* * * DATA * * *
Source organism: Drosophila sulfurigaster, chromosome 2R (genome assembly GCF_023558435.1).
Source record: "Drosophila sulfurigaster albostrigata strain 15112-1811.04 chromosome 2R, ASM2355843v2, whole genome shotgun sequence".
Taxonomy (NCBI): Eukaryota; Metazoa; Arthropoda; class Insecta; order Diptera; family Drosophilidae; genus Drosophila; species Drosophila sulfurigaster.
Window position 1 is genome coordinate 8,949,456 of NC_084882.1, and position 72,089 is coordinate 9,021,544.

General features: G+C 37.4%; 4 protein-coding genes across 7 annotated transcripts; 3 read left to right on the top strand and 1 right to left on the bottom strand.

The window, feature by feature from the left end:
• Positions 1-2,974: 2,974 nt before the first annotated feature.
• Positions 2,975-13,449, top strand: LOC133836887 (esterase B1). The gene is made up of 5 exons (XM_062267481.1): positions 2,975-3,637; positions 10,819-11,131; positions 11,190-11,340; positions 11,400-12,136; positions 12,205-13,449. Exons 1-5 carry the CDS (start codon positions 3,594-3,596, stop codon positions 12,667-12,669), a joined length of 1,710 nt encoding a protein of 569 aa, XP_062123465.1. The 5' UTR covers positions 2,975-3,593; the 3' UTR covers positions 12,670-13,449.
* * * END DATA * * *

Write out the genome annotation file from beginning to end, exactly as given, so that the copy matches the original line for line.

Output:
Source organism: Drosophila sulfurigaster, chromosome 2R (genome assembly GCF_023558435.1).
Source record: "Drosophila sulfurigaster albostrigata strain 15112-1811.04 chromosome 2R, ASM2355843v2, whole genome shotgun sequence".
Taxonomy (NCBI): Eukaryota; Metazoa; Arthropoda; class Insecta; order Diptera; family Drosophilidae; genus Drosophila; species Drosophila sulfurigaster.
Window position 1 is genome coordinate 8,949,456 of NC_084882.1, and position 72,089 is coordinate 9,021,544.

General features: G+C 37.4%; 4 protein-coding genes across 7 annotated transcripts; 3 read left to right on the top strand and 1 right to left on the bottom strand.

The window, feature by feature from the left end:
• Positions 1-2,974: 2,974 nt before the first annotated feature.
• Positions 2,975-13,449, top strand: LOC133836887 (esterase B1). The gene is made up of 5 exons (XM_062267481.1): positions 2,975-3,637; positions 10,819-11,131; positions 11,190-11,340; positions 11,400-12,136; positions 12,205-13,449. Exons 1-5 carry the CDS (start codon positions 3,594-3,596, stop codon positions 12,667-12,669), a joined length of 1,710 nt encoding a protein of 569 aa, XP_062123465.1. The 5' UTR covers positions 2,975-3,593; the 3' UTR covers positions 12,670-13,449.